Saudi Arabia: Are Saudi Children Allowed to be Blameless?

misbehaving children


In one of the social forums I routinely follow, an expatriate in the Kingdom asked if Saudi children were simply overlooked when being rude or behaving inappropriately.  Specifically, she was at one of the malls with her two year old and they were sitting on a bench together.  Suddenly, a Saudi child came up and pushed her child without any provocation or warning.  The Saudi mother collected her child but without any apology or comment.

I will admit that Saudi children, like most Arab children, are perhaps more coddled.  But, that does not mean they are not taught right from wrong and disciplined.  Yes; an apology from both the child and the mother would have been nice to have.  Maybe the Saudi mother was embarrassed or did not know what to say to an expatriate, fearing she might not be understood.

However, one example of a Saudi mom and her experiences and disciplining of her children is “Mama B” at Ya Maamaa blog.  Mama B writes candidly and shares with her following the challenges of being a mother not only in Saudi but anywhere in the world.

Mama B has categorized her blog so a reader can easily find her posts on specific topics such as:



Reading Mama B’s blog a mother will find that mothers all over the world share the same challenges, including that sometimes even children who do know better will try to test boundaries.  But most importantly, reading Mama B’s blog you’ll learn that Saudi mothers are warm, loving, caring and attentive to their children!


8 Responses

  1. I remember an incident at a mall in Qatar with Qatari children running amok in the mall, not listening to the nanny and generally being ignored by the mother.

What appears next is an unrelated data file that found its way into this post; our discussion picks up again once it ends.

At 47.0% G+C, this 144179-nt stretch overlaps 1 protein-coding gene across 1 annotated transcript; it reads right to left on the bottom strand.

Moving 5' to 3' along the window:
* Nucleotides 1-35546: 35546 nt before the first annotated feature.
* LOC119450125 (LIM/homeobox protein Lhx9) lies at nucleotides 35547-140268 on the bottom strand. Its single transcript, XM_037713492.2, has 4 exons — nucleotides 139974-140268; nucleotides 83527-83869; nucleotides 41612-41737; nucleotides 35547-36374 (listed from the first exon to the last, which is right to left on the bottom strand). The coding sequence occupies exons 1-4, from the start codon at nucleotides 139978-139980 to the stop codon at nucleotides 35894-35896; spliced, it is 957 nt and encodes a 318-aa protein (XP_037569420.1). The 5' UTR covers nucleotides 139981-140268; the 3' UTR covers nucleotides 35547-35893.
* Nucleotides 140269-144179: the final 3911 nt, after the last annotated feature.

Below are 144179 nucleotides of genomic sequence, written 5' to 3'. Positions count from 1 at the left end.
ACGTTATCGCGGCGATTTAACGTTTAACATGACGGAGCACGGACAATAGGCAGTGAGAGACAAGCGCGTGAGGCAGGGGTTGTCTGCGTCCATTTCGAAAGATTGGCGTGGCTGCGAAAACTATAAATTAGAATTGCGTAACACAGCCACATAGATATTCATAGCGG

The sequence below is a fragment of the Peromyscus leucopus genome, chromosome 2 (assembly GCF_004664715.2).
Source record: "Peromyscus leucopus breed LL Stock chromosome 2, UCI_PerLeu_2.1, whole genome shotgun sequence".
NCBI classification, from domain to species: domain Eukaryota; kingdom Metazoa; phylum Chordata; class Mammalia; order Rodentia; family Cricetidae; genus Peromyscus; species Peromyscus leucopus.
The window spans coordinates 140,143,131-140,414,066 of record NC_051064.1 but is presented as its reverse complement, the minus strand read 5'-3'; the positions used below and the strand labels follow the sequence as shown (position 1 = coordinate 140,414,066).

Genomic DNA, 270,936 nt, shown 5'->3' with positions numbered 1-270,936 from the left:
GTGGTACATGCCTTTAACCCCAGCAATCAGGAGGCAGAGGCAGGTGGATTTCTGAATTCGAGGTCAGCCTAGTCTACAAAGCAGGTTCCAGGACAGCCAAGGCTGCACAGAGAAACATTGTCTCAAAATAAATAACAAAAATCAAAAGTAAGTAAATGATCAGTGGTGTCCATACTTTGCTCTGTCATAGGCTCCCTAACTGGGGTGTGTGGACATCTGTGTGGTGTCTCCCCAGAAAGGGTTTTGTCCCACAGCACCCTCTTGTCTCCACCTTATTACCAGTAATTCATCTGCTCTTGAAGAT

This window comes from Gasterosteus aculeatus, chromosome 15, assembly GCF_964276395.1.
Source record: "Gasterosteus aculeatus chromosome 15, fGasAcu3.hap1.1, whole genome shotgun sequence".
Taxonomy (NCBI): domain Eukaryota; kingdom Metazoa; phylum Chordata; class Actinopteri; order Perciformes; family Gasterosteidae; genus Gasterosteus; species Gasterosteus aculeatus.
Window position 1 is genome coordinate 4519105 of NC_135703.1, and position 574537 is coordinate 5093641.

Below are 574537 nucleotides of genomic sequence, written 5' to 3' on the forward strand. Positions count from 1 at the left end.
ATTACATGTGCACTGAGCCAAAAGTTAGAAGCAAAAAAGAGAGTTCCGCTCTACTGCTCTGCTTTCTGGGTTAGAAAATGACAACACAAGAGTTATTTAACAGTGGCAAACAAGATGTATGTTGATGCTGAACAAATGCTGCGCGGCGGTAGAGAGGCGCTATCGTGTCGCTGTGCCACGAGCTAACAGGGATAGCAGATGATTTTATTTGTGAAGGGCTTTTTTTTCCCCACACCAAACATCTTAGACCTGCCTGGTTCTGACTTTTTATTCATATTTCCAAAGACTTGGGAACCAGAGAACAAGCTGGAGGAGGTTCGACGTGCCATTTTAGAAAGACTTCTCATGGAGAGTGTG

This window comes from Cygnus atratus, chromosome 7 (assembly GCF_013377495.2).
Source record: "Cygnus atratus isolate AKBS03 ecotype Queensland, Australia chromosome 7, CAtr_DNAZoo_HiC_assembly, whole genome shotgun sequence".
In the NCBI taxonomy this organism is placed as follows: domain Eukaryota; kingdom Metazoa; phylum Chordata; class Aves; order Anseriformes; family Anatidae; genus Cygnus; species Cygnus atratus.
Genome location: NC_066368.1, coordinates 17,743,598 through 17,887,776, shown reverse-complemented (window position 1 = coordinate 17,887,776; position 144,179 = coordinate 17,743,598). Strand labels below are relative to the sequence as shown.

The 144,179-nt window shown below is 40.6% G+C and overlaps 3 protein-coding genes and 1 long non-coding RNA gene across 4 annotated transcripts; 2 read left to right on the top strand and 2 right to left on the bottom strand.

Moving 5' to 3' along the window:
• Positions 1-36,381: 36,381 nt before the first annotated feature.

They made the mistake of reaching into our cart, pulling our just purchased items out, nearly breaking a couple of items before I recovered them.
    It quickly halted when I asked the children and nanny, “Where’s your father?”
    Both mother and nanny quickly corralled the children, literally downcast over the incident. I said, “It’s not a big problem, I was quite a handful as a small child myself.”
    For, it is a universally unpleasant experience for the misbehaving child when dad has been embarrassed by his children’s behavior.
    A lesson I remember learning for myself as a small child.

  2. If I pushed anybody’s child when I was a child, I would not be able to sleep on my backside for a week or maybe I wouldn’t be allowed to go out for a while. My parents were very strict on discipline and would never let me embarrass them in front of the outer world. Luckily, I was a very good child and I would rather be on the receiving end of such naughtiness than vice versa.

    I have never met any Saudi children and the Qatari children I met in the malls created no problems when I was around. Who knows, I may have been lucky. However, some time ago, I read an article in “The New Yorker” about a maid’s execution in Saudi Arabia and the author tells about the two Indian men who managed a small Internet café near his hotel – one of them pointed to a chubby Saudi boy who was a regular at the café and called himself “Funky Monkey” (his video-game username). “Every time he feels like, he would slap me. It is the same with other local customers. You are a little late complying an order and they bark at you, slap you.”